Charles River Development
Getting an Interview
Getting an Interview
Interviews for Top Jobs at Charles River Development
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Technical Writer Interview
I applied through an employee referral. The process took 2 days – interviewed at Charles River Development in January 2010.
One of my network contacts put me in touch with the hiring manager. My first interview consisted of one-on-one interviews with two people, a team member and the hiring manager, followed by a logic test.
The first interview was rather standard. We discussed my skills and experience, the team, the work, and a bit about company culture. Red flag #1 - the requirement (part of their contracts) that everyone work a 45 hour week. When I questioned it, the interviewer said, "Well, I suppose the owner thinks that everyone is stealing at least an hour a day from him, and he's determined to get it back."
The second interview of the first day was with the hiring manager, who mostly described their very complex product. And described their company culture as being a “consultant culture.” If you're not doing billable work, your work is not valued. Red flag #2 was the story he told about how the owner used to walk around the company firing anyone that he thought wasn't working hard enough. "It wouldn't matter if you'd just spent ten hour cranking out code, if he came around the corner and found you with your feet up on the desk, he'd fire you."
The last part of my first interview was a 24 question logic test, which you had 50 minutes to complete. The recruiter told me not to worry about the test, said it had been part of their hiring process since the company was founded, and that it was no longer a hire/no hire determiner. She gave me an hour to work on it, and told me that most people finish 18 questions, but not to worry if I didn't get that many. It was more important to answer correctly than to answer all the questions. I finished all 24 questions within the 50 minutes. The recruiter seemed surprised that I'd not only finished the entire test, but had gotten so many questions correct.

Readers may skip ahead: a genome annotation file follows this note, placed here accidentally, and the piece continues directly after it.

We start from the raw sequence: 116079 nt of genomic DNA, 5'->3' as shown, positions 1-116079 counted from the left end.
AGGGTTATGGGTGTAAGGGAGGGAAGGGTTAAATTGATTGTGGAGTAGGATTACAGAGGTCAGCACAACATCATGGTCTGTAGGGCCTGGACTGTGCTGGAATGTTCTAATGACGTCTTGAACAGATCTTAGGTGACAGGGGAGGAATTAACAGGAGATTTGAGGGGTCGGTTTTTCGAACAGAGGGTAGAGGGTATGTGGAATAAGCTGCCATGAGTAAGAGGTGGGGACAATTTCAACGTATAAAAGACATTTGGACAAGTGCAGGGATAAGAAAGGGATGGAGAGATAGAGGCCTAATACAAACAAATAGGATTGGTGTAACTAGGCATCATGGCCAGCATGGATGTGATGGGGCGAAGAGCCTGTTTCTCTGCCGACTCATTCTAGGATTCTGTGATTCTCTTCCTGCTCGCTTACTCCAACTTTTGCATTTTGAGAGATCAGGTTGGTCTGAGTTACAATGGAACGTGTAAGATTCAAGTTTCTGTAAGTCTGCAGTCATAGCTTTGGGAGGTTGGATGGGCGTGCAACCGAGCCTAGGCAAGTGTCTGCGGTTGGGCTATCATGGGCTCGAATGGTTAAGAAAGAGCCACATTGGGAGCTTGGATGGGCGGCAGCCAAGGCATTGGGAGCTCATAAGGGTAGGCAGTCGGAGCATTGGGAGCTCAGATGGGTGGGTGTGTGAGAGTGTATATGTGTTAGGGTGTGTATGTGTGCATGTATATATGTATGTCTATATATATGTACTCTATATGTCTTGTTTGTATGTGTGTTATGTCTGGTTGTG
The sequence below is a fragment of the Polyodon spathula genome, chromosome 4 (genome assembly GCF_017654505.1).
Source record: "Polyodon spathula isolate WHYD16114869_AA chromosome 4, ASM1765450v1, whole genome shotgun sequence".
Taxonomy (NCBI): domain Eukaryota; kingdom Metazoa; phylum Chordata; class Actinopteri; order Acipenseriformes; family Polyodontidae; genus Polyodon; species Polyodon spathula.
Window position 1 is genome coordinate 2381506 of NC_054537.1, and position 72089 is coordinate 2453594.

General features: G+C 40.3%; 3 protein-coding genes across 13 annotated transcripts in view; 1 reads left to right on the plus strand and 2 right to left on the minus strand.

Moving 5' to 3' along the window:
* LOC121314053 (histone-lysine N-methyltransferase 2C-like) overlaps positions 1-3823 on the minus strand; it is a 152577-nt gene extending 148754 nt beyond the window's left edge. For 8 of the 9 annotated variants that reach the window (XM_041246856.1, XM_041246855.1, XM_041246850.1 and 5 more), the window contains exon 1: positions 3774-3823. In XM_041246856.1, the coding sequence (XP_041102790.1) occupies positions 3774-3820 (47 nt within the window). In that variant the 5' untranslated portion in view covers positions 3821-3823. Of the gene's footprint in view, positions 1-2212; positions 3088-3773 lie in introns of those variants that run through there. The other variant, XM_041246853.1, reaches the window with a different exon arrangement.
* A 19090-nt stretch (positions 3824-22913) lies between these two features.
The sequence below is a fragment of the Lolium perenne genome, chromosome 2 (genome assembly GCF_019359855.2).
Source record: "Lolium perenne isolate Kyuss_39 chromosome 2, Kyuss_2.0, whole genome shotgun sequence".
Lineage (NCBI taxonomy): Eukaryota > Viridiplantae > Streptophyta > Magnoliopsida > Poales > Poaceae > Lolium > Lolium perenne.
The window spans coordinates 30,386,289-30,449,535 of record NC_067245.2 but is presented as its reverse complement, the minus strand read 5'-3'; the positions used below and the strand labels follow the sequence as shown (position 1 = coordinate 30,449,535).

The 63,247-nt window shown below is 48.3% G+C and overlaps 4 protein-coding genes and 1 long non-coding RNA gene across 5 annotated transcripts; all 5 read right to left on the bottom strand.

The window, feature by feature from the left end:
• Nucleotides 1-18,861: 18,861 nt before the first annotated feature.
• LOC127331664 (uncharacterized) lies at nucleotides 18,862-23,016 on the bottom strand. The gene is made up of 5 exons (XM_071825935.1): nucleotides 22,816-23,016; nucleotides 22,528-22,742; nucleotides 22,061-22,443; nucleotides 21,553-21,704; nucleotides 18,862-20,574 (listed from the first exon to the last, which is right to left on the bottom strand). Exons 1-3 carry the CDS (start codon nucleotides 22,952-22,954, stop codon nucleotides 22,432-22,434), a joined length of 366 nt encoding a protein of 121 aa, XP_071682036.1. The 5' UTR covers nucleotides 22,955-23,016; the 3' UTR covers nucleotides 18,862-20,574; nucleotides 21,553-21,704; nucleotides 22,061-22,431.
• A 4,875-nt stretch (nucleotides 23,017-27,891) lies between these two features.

I was called back for a second interview, this time with the hiring manager’s manager. This time I was really grilled. The interviewer questioned everything on my resume, my skills and whether my experience was classroom or real-world, my previous jobs, the size of the companies that I had previously worked for, the products that I had previously worked on, etc.
Despite the fact that they claim to be doing Agile development, I did not observe much teamwork going on in the office. It was dead silent when I was there. I was told by more than one person that it is a very quiet office, even the employee who sits near the developers told me that nobody ever talks. I don't see how you can be "doing Agile" if the team never talks to each other.
Despite the fact that she promised to follow up with me, I never heard back from the HR contact. But it was pretty obvious from how my second interview ended that I did not have the experience that they were looking for. And by that point, I'd already figured out that I was not a good match for their company culture. Previous experience with financial products seems to be a requirement for employment. If you don't have a financial background, I'd be very surpised if you could get hired there.
- None of the questions that I was asked stands out in my memory as being unexpected or more difficult than any other. The most difficult part of the interview process was probably the logic test, which is probably proprietary information. Answer Question